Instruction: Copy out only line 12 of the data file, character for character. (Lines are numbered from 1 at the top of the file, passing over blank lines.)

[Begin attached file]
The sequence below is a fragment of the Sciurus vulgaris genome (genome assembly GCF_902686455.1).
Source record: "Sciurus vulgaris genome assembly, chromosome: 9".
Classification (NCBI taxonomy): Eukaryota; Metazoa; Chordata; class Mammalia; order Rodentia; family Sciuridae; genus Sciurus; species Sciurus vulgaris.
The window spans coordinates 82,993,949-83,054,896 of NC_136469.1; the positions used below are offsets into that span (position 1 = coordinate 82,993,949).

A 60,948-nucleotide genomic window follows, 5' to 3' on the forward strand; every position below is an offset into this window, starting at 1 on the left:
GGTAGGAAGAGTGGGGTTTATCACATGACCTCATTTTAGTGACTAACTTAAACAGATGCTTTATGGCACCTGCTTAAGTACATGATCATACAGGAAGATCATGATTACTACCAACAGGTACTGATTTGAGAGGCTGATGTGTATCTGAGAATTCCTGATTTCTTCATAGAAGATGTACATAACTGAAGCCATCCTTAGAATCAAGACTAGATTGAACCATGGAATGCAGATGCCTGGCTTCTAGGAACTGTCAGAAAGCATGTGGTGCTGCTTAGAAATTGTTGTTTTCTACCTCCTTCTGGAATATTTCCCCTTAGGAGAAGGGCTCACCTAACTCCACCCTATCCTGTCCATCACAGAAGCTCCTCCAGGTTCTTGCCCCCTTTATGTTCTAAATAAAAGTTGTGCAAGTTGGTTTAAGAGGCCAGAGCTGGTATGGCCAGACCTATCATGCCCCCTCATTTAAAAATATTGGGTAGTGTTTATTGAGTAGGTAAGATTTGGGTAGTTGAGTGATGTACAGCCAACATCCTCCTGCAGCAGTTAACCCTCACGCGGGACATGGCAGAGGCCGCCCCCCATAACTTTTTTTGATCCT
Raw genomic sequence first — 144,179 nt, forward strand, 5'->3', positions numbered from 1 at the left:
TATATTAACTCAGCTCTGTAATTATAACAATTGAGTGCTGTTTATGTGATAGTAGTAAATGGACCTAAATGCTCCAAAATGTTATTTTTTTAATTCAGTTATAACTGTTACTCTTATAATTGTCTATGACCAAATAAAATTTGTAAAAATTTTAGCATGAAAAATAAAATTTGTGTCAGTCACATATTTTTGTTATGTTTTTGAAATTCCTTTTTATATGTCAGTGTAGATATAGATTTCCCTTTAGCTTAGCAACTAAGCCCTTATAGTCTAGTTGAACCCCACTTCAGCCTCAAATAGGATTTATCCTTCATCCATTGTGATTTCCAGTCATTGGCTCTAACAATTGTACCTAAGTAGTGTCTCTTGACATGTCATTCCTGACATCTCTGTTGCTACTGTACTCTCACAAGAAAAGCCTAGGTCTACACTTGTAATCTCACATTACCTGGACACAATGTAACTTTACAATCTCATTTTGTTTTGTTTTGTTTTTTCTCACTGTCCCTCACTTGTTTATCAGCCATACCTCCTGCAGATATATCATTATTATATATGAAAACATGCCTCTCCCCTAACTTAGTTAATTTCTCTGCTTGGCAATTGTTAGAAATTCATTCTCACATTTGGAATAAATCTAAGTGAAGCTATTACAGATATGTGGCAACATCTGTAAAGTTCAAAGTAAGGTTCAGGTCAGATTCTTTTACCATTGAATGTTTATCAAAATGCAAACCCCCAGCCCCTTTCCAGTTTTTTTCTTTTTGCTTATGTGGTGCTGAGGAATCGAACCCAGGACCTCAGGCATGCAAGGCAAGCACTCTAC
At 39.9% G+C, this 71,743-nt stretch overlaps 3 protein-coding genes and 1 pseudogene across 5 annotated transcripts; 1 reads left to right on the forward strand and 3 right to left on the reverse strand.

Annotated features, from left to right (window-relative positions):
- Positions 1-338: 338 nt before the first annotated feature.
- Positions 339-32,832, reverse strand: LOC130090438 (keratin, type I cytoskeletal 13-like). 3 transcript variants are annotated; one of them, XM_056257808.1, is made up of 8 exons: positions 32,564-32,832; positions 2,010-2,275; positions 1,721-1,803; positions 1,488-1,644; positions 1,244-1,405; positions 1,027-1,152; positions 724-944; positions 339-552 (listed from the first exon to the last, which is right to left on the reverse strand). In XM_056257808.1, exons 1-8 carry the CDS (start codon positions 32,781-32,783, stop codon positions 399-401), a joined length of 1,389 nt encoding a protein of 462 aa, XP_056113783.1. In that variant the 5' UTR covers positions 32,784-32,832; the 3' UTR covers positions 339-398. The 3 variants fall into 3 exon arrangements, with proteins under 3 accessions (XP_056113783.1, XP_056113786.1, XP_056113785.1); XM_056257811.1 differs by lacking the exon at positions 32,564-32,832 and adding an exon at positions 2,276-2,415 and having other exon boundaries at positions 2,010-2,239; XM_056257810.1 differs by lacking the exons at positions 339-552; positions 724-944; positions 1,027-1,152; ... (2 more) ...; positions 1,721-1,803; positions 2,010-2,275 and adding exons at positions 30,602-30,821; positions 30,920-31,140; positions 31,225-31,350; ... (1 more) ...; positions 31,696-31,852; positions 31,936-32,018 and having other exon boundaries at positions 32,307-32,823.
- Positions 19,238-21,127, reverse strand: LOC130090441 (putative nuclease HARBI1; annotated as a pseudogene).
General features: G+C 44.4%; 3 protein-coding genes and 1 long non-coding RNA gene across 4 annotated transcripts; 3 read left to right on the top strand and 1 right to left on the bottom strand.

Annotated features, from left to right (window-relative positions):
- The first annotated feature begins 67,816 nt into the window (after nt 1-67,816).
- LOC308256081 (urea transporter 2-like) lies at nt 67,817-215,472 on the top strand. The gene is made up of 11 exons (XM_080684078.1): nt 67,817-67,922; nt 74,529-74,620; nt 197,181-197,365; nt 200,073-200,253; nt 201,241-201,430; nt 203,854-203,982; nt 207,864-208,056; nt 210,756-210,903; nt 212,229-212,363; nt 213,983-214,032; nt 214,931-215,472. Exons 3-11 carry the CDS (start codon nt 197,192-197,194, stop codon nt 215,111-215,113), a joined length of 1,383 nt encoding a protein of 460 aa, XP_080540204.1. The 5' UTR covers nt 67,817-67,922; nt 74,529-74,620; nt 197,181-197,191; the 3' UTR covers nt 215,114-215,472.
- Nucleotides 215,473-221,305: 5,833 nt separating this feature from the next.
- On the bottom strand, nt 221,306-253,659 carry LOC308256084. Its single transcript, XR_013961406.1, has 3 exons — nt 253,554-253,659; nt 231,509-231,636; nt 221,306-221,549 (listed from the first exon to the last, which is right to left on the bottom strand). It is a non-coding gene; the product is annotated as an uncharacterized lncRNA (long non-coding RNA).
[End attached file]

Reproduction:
- Positions 339-32,832, reverse strand: LOC130090438 (keratin, type I cytoskeletal 13-like). 3 transcript variants are annotated; one of them, XM_056257808.1, is made up of 8 exons: positions 32,564-32,832; positions 2,010-2,275; positions 1,721-1,803; positions 1,488-1,644; positions 1,244-1,405; positions 1,027-1,152; positions 724-944; positions 339-552 (listed from the first exon to the last, which is right to left on the reverse strand). In XM_056257808.1, exons 1-8 carry the CDS (start codon positions 32,781-32,783, stop codon positions 399-401), a joined length of 1,389 nt encoding a protein of 462 aa, XP_056113783.1. In that variant the 5' UTR covers positions 32,784-32,832; the 3' UTR covers positions 339-398. The 3 variants fall into 3 exon arrangements, with proteins under 3 accessions (XP_056113783.1, XP_056113786.1, XP_056113785.1); XM_056257811.1 differs by lacking the exon at positions 32,564-32,832 and adding an exon at positions 2,276-2,415 and having other exon boundaries at positions 2,010-2,239; XM_056257810.1 differs by lacking the exons at positions 339-552; positions 724-944; positions 1,027-1,152; ... (2 more) ...; positions 1,721-1,803; positions 2,010-2,275 and adding exons at positions 30,602-30,821; positions 30,920-31,140; positions 31,225-31,350; ... (1 more) ...; positions 31,696-31,852; positions 31,936-32,018 and having other exon boundaries at positions 32,307-32,823.